According to the Canadian Dental Association, 84% of Canadians report their oral health as good or excellent. That, however, does not include the need for emergency dental care such as a broken tooth.
A broken tooth can turn your smile upside down. But wait, there is hope to save it with a quick visit to your dentist.
What Constitutes a Broken Tooth?
Surprisingly the hardest substance in your body is the enamel on your teeth. Yet the tooth can still break. Teeth can get chipped or cracked and increase the risk of a fractured or broken tooth.
Different ways in which the tooth can break:
- Craze lines: these are hairline stress cracks in the outer enamel. It usually causes no pain, your dentist may recommend a night guard if they see these lines in your teeth.
- Fractured cusp: this break occurs when one of the chewing points of a tooth fractures, this can be next to a filling or on a tooth that has never had a filling.
- Cracks that start in the enamel and travel towards the gumline: damage to the nerve of the tooth can result in the need for a crown or root canal and a crown. Early treatment can save the tooth. If a crack travels to the nerve of the tooth a toothache or infection can occur.
- Vertical root fracture: starts in the crown of the tooth and moves down to the root of the tooth, this can cause a toothache, abscess and require the tooth to be extracted.
Causes of Broken Teeth
Fracturing a tooth is a common occurrence caused by any oral injury or trauma that is severe enough to break the tooth but does not cause it to dislodge from the mouth. Breaks can also develop slowly with wear and tear. Clenching and grinding of the teeth is one of the main causes of cracked/fractured teeth.
Here are possible causes of broken teeth occurring suddenly with injury or trauma, or over time with wearing away:
- Physical trauma, like an accident, sports injury, or fall
- Biting on something hard, like ice, candy, or bone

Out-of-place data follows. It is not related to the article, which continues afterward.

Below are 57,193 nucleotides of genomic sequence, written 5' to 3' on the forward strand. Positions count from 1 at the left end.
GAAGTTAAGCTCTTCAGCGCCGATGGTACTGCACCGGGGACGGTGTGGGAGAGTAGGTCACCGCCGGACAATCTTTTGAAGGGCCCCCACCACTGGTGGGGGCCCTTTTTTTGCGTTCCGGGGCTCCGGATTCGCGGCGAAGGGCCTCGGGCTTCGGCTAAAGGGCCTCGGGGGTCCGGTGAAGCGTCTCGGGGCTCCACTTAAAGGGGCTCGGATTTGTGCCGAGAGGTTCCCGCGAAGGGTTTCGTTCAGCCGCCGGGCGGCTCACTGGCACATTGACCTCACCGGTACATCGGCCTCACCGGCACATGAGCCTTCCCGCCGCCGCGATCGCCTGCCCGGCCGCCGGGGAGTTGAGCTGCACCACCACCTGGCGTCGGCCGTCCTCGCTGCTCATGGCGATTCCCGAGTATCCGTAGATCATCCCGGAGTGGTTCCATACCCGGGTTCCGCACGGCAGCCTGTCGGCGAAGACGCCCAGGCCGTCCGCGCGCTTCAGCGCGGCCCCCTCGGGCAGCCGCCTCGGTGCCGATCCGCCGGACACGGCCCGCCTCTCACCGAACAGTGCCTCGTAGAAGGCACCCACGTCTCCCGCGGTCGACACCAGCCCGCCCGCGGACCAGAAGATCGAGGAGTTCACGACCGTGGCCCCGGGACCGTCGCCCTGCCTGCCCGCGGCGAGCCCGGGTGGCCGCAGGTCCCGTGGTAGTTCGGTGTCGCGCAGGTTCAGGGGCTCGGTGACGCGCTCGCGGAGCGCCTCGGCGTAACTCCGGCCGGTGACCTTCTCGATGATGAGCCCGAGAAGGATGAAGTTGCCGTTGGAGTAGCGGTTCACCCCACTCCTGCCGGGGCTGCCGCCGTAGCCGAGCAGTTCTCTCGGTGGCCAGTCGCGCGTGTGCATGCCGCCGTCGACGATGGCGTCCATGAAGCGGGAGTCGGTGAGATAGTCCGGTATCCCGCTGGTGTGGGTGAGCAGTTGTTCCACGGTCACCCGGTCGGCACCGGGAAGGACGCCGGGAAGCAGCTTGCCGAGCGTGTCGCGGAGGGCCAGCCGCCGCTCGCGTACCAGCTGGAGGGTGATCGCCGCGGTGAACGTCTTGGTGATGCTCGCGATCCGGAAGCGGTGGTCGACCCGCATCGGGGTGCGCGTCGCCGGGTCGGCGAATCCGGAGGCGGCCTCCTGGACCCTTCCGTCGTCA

- Cavities and fillings affect the integrity of teeth
- Teeth grinding (bruxism) causes pressure which wears or cracks teeth over time
Signs of a Cracked or Broken Tooth
You may not always notice a crack or broken tooth. Early signs or smaller breaks and cracks are harder to spot and don’t always cause pain or discomfort.
The first common signs of a cracked or broken tooth include:
- Pain that comes and goes while chewing
- Pain when releasing a bite
- Sudden pain when eating
- Sensitivity to hot and cold food or drinks
- Tender and swollen gums around the affected tooth
- Sensitivity to sweetness
Waiting for signs of a broken tooth can lead to it getting worse. There is the possibility of bleeding, inflammation, infection, and tooth loss. For these reasons, visiting your dentist and having regular checkups and dental examinations are crucial for oral health.
If you notice a broken tooth or experience any of the above symptoms, contact your dentist as soon as possible. Or follow some self-care measures until your appointment.
How Can Your Broken Tooth Be Saved?
A broken tooth can’t heal, but repairing it is an option if treated promptly. The outlook for saving a broken tooth looks good. Your dentist will determine treatment based on the size of the breakage, the location of the breakage, and your symptoms.
Fillings or Bonding
If it’s a small piece that has broken, the dentist will repair it with a filling. If damage is to the front of the mouth, bonding is preferred. Bonding involves numbing the tooth and applying a tooth-coloured resin that hardens with ultraviolet light.
Crown or Dental Cap
Recommended when there is severe tooth breakage but the root is intact. The dentist will remove part of the affected tooth to make room for the crown. If part of the tooth is missing, adding filling material helps hold the crown.
If the damage is too severe and affects the root and nerves, it may result in tooth extraction.
A dental veneer is tooth-coloured porcelain or resin shell that goes over the front of the tooth. Veneers can last for many years.
If a break in the tooth extends to the nerve of the tooth, the preferred treatment is a root canal.
Ways to Prevent Tooth Breakage
When it occurs suddenly, a broken tooth is unavoidable. Reduce your risk every other time with precautions and measures to protect your teeth from breaking:
- Avoid chewing hard foods, including ice
- Practice good oral health by brushing twice a day and flossing daily
- Wear a mouthguard when playing sports or when sleeping to avoid grinding
- Visit your dentist regularly
Your Dentist to the Rescue
A broken tooth is a dental emergency. Call us so we can help accommodate your emergency. Otara Dental is here to provide help and instructions in your time of need.